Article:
Australian Dictionary of Biography

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Isack Morris (1881–1951)

by L. E. Fredman

This article was published:

Isack Morris (1881-1951), rabbi, was born on 10 October 1881 at Zagare, Lithuania, Russia, one of five children of Samuel Selig Monteviersky, storekeeper, and his wife Yarcha Frida, née Yosef. Isack qualified at a Yeshivah college, went to Britain in 1900 and anglicized his surname to Morris. After two years in the Cape Colony where he was naturalized on 2 April 1903, he reached Sydney on 11 July 1904 in the Geelong and was appointed reader of the Newtown synagogue. Late in 1905 he was guaranteed a salary by George Judah Cohen to begin services for the Newcastle Hebrew Congregation.

At the Synagogue, Bourke Street, Melbourne, on 28 March 1906 Morris married Rosie Falk (d.1915); they were to have four sons. In the same synagogue on 6 February 1917 he married Rachel Grinblat; she typed his correspondence and bore him two sons. From 1910 he had served the tiny Jewish congregation in Hobart; to augment his meagre salary, he made chocolates and hawked them in a billycart. He had a considerable impact in Tasmania, but clashed with the congregation's president Samuel Benjamin when religious and lay matters overlapped. In 1921 Morris agreed to return to Newcastle where the congregation had promised to provide a synagogue. It was built in 1927 and dedicated in September.

As a Jewish minister, Morris was reader, preacher, teacher, visitor, mohel and schochet for his small congregation. He made weekly visits to the abattoirs, using his bicycle for transport. He also travelled to preach in Sydney, and to conduct services for scattered communities. In May 1933 he organized and addressed a large public meeting at Newcastle to protest against Nazi persecution of his co-religionists in Germany. During the Depression he took a cut in his modest salary; the congregation depended on (Sir) Samuel Cohen and David Cohen & Co. Ltd for financial support.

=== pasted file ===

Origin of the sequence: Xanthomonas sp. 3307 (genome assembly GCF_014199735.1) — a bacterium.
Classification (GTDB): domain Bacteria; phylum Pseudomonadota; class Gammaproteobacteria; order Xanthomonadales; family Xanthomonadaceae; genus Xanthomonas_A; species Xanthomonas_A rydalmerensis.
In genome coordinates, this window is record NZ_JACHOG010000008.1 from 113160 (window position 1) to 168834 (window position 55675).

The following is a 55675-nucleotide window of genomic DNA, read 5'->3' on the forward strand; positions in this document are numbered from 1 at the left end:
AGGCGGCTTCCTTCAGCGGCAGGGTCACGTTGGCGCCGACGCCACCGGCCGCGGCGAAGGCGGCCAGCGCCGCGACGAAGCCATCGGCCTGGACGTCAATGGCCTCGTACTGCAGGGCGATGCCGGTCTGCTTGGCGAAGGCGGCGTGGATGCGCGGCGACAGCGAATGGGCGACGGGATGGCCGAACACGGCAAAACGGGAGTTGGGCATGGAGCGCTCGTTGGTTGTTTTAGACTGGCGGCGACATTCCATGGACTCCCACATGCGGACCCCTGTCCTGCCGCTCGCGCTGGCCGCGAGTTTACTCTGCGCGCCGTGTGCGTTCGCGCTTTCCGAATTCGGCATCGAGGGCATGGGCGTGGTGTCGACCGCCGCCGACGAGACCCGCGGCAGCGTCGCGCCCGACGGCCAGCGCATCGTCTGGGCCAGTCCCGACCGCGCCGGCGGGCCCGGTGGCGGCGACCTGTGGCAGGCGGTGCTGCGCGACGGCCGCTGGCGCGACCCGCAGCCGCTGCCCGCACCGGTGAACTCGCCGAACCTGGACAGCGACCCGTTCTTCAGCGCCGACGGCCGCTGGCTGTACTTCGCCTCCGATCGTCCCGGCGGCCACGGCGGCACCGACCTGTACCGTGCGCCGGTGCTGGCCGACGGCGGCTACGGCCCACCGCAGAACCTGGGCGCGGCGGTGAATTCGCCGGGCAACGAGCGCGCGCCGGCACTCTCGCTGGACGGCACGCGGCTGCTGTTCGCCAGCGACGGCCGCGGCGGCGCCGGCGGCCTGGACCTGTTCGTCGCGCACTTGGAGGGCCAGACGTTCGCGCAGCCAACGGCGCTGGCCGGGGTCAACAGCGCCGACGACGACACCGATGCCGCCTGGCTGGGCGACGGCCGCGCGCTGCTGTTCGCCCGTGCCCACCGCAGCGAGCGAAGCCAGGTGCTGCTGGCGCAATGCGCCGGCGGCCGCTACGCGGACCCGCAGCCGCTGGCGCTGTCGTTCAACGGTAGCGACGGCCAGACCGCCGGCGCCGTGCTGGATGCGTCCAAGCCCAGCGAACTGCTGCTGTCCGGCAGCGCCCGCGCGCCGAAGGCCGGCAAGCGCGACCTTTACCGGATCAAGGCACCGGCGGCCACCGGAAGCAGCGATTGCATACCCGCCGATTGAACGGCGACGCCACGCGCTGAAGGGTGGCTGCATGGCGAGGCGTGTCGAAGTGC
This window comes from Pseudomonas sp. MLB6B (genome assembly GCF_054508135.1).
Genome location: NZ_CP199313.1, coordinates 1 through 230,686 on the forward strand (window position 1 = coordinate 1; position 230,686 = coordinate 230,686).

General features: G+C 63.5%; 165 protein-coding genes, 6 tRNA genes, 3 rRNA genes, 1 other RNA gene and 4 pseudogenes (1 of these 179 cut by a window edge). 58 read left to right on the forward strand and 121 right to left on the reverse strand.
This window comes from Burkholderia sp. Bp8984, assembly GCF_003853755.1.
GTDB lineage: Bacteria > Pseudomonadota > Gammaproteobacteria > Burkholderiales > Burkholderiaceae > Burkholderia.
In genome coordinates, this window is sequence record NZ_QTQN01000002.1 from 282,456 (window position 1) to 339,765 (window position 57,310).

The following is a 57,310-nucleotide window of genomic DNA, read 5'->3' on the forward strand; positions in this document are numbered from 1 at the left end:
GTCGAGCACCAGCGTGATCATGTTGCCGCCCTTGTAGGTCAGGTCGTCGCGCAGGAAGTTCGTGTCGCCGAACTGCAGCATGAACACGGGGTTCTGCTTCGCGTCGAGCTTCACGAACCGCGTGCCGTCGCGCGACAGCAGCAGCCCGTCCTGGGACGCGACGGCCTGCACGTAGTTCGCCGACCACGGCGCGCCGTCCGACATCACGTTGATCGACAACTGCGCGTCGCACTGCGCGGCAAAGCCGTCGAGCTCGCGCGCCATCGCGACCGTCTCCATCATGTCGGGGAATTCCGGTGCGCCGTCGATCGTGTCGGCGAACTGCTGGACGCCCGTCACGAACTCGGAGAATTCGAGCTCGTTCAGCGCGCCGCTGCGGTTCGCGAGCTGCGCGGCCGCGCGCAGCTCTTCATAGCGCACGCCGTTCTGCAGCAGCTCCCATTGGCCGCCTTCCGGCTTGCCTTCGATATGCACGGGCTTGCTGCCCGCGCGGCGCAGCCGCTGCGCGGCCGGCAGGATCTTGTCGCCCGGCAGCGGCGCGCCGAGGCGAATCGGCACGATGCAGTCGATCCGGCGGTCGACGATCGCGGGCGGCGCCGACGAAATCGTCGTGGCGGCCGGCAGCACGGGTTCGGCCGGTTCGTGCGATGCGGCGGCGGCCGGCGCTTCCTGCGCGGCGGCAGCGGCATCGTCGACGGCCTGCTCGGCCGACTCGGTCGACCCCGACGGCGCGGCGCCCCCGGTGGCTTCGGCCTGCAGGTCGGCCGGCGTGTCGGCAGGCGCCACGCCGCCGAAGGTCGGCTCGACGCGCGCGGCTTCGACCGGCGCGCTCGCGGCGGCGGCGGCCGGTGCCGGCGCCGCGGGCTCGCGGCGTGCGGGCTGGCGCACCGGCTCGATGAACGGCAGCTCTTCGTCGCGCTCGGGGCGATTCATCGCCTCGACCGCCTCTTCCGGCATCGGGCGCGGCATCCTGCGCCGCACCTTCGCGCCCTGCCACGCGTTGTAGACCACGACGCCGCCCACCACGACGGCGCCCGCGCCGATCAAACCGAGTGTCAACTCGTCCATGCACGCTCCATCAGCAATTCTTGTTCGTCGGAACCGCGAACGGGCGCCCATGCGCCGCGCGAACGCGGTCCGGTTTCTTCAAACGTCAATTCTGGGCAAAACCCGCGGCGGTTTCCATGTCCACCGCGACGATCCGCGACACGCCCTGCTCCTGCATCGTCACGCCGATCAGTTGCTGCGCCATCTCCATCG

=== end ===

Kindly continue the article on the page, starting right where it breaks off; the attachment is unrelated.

In 1922 Morris had been re-naturalized. Active in the wider community and able 'to communicate beyond religious boundaries', he was president of the Newcastle branches of the Australian League of Nations Union and the Kindergarten Union of New South Wales. He was also an executive-member of the local Boy Scouts' Association, Free Library Movement (he was an avid reader), Newcastle Boys' High School Parents and Citizens' Association and the Australian Comforts Fund. A fervent Freemason from his Newtown and Tasmanian days, in New South Wales he was a past master, and past grand chaplain of United Grand Lodge and of Mark Master Masons, past grand inspector of works, Royal Arch Chapter, and past commander, Royal Ark Mariners.

Although from the Ostjuden, Morris had quickly developed characteristics of Anglo-Jewry—public service, adaptability, versatility, and moderate orthodoxy in observance. He was presented with illuminated addresses—on leaving Newtown (1905) and Hobart (1921), and for thirty years service at Newcastle (1946). When he retired in 1949 his colleagues—through the chief rabbi of the British Commonwealth—conferred on him the title of rabbi. Survived by his wife and six sons, Morris died of hypertensive cerebrovascular disease on 12 March 1951 at Royal Newcastle Hospital and was buried in Sandgate cemetery.

Select Bibliography

  • L. Fredman, Newcastle Synagogue Jubilee, 1927-1977 (Newcastle, 1977)
  • L. Fredman, Newcastle Synagogue 70th Anniversary (Newcastle, 1997)
  • Australian Jewish Historical Society, Journal, vol 3, no 5, 1951, vol 11, no 6, 1993
  • Tasmanian Mail, 10 July 1919, 5 May 1921
  • Newcastle Morning Herald, 22 Apr 1950, 13, 16 Mar 1951
  • Newcastle Hebrew Congregation archives
  • naturalisation file, A1/1, item 21/24329 (National Archives of Australia)
  • private information.

Citation details

L. E. Fredman, 'Morris, Isack (1881–1951)', Australian Dictionary of Biography, National Centre of Biography, Australian National University,, published first in hardcopy 2000, accessed online 16 June 2024.

This article was published in hardcopy in Australian Dictionary of Biography, Volume 15, (Melbourne University Press), 2000

View the front pages for Volume 15

© Copyright Australian Dictionary of Biography, 2006-2024

Life Summary [details]

Alternative Names
  • Monteviersky, Isack

10 October, 1881
Zagare, Lithuania


12 March, 1951 (aged 69)
Newcastle, New South Wales, Australia

Cultural Heritage

Includes subject's nationality; their parents' nationality; the countries in which they spent a significant part of their childhood, and their self-identity.

Religious Influence

Includes the religion in which subjects were raised, have chosen themselves, attendance at religious schools and/or religious funeral rites; Atheism and Agnosticism have been included.